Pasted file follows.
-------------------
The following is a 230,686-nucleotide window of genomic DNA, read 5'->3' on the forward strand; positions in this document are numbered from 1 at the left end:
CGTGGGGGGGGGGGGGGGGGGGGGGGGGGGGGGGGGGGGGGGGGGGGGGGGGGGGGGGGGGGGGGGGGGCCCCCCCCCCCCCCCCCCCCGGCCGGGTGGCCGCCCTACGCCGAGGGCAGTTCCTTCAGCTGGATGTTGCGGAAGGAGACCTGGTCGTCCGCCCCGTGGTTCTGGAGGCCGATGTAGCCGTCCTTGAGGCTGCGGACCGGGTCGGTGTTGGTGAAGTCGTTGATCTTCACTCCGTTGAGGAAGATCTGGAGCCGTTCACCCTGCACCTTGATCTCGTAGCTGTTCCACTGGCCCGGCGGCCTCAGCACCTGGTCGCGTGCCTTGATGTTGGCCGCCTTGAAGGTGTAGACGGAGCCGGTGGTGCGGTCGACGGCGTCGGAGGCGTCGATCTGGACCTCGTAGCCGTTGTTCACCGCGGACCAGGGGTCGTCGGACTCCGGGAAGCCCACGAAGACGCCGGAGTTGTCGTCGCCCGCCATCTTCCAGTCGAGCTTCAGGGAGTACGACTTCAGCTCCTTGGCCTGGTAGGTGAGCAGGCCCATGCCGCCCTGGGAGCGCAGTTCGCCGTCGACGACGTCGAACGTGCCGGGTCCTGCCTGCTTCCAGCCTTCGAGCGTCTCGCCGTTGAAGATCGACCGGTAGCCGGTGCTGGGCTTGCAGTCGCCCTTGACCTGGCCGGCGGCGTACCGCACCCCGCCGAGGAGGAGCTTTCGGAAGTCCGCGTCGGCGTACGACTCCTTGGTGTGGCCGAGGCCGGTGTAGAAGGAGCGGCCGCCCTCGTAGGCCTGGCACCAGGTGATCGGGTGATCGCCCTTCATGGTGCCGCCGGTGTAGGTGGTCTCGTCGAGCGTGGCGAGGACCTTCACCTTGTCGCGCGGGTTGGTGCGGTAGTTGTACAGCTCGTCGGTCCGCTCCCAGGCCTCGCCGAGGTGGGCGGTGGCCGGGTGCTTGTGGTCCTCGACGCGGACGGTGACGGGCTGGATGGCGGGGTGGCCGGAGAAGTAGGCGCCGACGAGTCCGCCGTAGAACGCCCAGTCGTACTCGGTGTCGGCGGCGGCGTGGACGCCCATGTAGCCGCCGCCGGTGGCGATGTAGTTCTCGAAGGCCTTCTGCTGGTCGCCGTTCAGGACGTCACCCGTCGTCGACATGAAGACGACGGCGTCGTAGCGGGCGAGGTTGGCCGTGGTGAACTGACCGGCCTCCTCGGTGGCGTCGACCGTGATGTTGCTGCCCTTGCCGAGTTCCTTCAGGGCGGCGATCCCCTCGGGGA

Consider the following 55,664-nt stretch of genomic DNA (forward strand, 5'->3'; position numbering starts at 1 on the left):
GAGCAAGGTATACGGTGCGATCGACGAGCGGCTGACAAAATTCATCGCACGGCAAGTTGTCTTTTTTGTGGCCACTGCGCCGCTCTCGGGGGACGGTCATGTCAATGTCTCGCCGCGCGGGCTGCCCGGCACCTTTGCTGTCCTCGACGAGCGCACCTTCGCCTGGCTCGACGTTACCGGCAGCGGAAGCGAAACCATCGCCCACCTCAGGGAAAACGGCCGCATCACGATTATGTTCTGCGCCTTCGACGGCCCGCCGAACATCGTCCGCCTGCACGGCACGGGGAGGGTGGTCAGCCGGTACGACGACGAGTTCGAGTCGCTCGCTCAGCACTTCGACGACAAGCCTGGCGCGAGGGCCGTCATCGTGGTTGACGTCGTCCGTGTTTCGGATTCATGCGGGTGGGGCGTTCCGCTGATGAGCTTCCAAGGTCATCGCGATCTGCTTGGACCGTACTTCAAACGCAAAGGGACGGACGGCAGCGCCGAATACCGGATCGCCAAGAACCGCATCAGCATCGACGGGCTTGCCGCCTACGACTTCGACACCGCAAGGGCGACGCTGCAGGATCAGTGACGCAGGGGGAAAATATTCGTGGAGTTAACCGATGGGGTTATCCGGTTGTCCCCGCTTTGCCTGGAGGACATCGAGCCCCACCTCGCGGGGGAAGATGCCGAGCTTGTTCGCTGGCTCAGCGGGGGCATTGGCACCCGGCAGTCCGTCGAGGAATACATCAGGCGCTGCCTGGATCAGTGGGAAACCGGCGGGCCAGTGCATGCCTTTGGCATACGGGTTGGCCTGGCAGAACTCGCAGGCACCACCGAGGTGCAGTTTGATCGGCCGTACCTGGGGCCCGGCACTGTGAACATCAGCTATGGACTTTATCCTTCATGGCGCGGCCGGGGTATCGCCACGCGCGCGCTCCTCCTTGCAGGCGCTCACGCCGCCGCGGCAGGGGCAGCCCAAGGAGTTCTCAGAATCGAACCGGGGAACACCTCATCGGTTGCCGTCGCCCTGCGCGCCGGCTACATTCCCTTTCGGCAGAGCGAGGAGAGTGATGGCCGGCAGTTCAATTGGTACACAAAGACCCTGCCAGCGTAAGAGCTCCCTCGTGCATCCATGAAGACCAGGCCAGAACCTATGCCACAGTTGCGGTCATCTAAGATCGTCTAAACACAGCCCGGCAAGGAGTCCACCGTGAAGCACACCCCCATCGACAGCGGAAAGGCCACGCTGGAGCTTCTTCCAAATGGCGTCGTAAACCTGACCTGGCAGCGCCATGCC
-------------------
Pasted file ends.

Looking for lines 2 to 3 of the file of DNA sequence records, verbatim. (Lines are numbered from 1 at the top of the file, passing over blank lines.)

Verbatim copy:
CGTGGGGGGGGGGGGGGGGGGGGGGGGGGGGGGGGGGGGGGGGGGGGGGGGGGGGGGGGGGGGGGGGGGCCCCCCCCCCCCCCCCCCCCGGCCGGGTGGCCGCCCTACGCCGAGGGCAGTTCCTTCAGCTGGATGTTGCGGAAGGAGACCTGGTCGTCCGCCCCGTGGTTCTGGAGGCCGATGTAGCCGTCCTTGAGGCTGCGGACCGGGTCGGTGTTGGTGAAGTCGTTGATCTTCACTCCGTTGAGGAAGATCTGGAGCCGTTCACCCTGCACCTTGATCTCGTAGCTGTTCCACTGGCCCGGCGGCCTCAGCACCTGGTCGCGTGCCTTGATGTTGGCCGCCTTGAAGGTGTAGACGGAGCCGGTGGTGCGGTCGACGGCGTCGGAGGCGTCGATCTGGACCTCGTAGCCGTTGTTCACCGCGGACCAGGGGTCGTCGGACTCCGGGAAGCCCACGAAGACGCCGGAGTTGTCGTCGCCCGCCATCTTCCAGTCGAGCTTCAGGGAGTACGACTTCAGCTCCTTGGCCTGGTAGGTGAGCAGGCCCATGCCGCCCTGGGAGCGCAGTTCGCCGTCGACGACGTCGAACGTGCCGGGTCCTGCCTGCTTCCAGCCTTCGAGCGTCTCGCCGTTGAAGATCGACCGGTAGCCGGTGCTGGGCTTGCAGTCGCCCTTGACCTGGCCGGCGGCGTACCGCACCCCGCCGAGGAGGAGCTTTCGGAAGTCCGCGTCGGCGTACGACTCCTTGGTGTGGCCGAGGCCGGTGTAGAAGGAGCGGCCGCCCTCGTAGGCCTGGCACCAGGTGATCGGGTGATCGCCCTTCATGGTGCCGCCGGTGTAGGTGGTCTCGTCGAGCGTGGCGAGGACCTTCACCTTGTCGCGCGGGTTGGTGCGGTAGTTGTACAGCTCGTCGGTCCGCTCCCAGGCCTCGCCGAGGTGGGCGGTGGCCGGGTGCTTGTGGTCCTCGACGCGGACGGTGACGGGCTGGATGGCGGGGTGGCCGGAGAAGTAGGCGCCGACGAGTCCGCCGTAGAACGCCCAGTCGTACTCGGTGTCGGCGGCGGCGTGGACGCCCATGTAGCCGCCGCCGGTGGCGATGTAGTTCTCGAAGGCCTTCTGCTGGTCGCCGTTCAGGACGTCACCCGTCGTCGACATGAAGACGACGGCGTCGTAGCGGGCGAGGTTGGCCGTGGTGAACTGACCGGCCTCCTCGGTGGCGTCGACCGTGATGTTGCTGCCCTTGCCGAGTTCCTTCAGGGCGGCGATCCCCTCGGGGA

Consider the following 55,664-nt stretch of genomic DNA (forward strand, 5'->3'; position numbering starts at 1 on the left):